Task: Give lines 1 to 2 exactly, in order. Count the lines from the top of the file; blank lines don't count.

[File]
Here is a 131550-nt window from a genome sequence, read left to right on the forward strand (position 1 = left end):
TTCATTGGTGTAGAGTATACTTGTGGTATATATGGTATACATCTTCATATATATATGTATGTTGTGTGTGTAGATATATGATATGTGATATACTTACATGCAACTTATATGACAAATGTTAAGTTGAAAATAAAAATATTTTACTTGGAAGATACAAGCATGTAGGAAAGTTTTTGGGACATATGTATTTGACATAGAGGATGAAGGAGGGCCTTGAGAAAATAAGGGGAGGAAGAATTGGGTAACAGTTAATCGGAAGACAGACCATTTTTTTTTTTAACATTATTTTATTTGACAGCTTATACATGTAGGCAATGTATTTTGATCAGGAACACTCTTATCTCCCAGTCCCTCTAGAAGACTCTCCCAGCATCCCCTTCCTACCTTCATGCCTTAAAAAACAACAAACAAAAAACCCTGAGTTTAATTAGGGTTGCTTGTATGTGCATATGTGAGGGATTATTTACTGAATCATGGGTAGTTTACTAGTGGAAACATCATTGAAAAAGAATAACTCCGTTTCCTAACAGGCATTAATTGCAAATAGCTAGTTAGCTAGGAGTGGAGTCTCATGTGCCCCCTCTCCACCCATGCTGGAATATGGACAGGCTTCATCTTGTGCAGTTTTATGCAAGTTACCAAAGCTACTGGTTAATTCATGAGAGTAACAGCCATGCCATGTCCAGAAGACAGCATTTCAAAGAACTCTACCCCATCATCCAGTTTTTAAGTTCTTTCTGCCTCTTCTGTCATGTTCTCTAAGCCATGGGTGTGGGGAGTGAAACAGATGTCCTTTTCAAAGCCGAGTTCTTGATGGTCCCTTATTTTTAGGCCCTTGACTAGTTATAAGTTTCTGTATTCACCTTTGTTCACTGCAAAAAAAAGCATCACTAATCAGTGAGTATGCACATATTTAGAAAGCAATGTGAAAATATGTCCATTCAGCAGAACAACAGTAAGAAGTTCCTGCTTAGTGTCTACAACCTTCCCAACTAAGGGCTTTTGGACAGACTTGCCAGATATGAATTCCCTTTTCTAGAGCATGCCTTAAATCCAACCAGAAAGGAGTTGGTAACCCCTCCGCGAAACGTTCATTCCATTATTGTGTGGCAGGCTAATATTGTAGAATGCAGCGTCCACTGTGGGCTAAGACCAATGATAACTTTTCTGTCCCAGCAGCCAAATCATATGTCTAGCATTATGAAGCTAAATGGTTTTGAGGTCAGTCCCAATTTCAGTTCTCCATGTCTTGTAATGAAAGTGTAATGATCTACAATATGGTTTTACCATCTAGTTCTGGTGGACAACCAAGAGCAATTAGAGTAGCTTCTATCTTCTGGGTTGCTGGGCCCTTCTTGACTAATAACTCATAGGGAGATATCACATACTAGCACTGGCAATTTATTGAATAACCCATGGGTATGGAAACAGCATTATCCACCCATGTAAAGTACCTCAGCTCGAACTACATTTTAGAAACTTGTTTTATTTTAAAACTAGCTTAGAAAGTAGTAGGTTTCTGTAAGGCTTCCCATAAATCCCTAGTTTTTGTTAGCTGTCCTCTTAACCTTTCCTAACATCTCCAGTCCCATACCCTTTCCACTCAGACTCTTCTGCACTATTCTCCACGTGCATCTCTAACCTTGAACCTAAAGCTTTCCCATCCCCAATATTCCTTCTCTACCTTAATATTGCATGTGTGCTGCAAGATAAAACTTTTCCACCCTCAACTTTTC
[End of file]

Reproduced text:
Here is a 131550-nt window from a genome sequence, read left to right on the forward strand (position 1 = left end):
TTCATTGGTGTAGAGTATACTTGTGGTATATATGGTATACATCTTCATATATATATGTATGTTGTGTGTGTAGATATATGATATGTGATATACTTACATGCAACTTATATGACAAATGTTAAGTTGAAAATAAAAATATTTTACTTGGAAGATACAAGCATGTAGGAAAGTTTTTGGGACATATGTATTTGACATAGAGGATGAAGGAGGGCCTTGAGAAAATAAGGGGAGGAAGAATTGGGTAACAGTTAATCGGAAGACAGACCATTTTTTTTTTTAACATTATTTTATTTGACAGCTTATACATGTAGGCAATGTATTTTGATCAGGAACACTCTTATCTCCCAGTCCCTCTAGAAGACTCTCCCAGCATCCCCTTCCTACCTTCATGCCTTAAAAAACAACAAACAAAAAACCCTGAGTTTAATTAGGGTTGCTTGTATGTGCATATGTGAGGGATTATTTACTGAATCATGGGTAGTTTACTAGTGGAAACATCATTGAAAAAGAATAACTCCGTTTCCTAACAGGCATTAATTGCAAATAGCTAGTTAGCTAGGAGTGGAGTCTCATGTGCCCCCTCTCCACCCATGCTGGAATATGGACAGGCTTCATCTTGTGCAGTTTTATGCAAGTTACCAAAGCTACTGGTTAATTCATGAGAGTAACAGCCATGCCATGTCCAGAAGACAGCATTTCAAAGAACTCTACCCCATCATCCAGTTTTTAAGTTCTTTCTGCCTCTTCTGTCATGTTCTCTAAGCCATGGGTGTGGGGAGTGAAACAGATGTCCTTTTCAAAGCCGAGTTCTTGATGGTCCCTTATTTTTAGGCCCTTGACTAGTTATAAGTTTCTGTATTCACCTTTGTTCACTGCAAAAAAAAGCATCACTAATCAGTGAGTATGCACATATTTAGAAAGCAATGTGAAAATATGTCCATTCAGCAGAACAACAGTAAGAAGTTCCTGCTTAGTGTCTACAACCTTCCCAACTAAGGGCTTTTGGACAGACTTGCCAGATATGAATTCCCTTTTCTAGAGCATGCCTTAAATCCAACCAGAAAGGAGTTGGTAACCCCTCCGCGAAACGTTCATTCCATTATTGTGTGGCAGGCTAATATTGTAGAATGCAGCGTCCACTGTGGGCTAAGACCAATGATAACTTTTCTGTCCCAGCAGCCAAATCATATGTCTAGCATTATGAAGCTAAATGGTTTTGAGGTCAGTCCCAATTTCAGTTCTCCATGTCTTGTAATGAAAGTGTAATGATCTACAATATGGTTTTACCATCTAGTTCTGGTGGACAACCAAGAGCAATTAGAGTAGCTTCTATCTTCTGGGTTGCTGGGCCCTTCTTGACTAATAACTCATAGGGAGATATCACATACTAGCACTGGCAATTTATTGAATAACCCATGGGTATGGAAACAGCATTATCCACCCATGTAAAGTACCTCAGCTCGAACTACATTTTAGAAACTTGTTTTATTTTAAAACTAGCTTAGAAAGTAGTAGGTTTCTGTAAGGCTTCCCATAAATCCCTAGTTTTTGTTAGCTGTCCTCTTAACCTTTCCTAACATCTCCAGTCCCATACCCTTTCCACTCAGACTCTTCTGCACTATTCTCCACGTGCATCTCTAACCTTGAACCTAAAGCTTTCCCATCCCCAATATTCCTTCTCTACCTTAATATTGCATGTGTGCTGCAAGATAAAACTTTTCCACCCTCAACTTTTC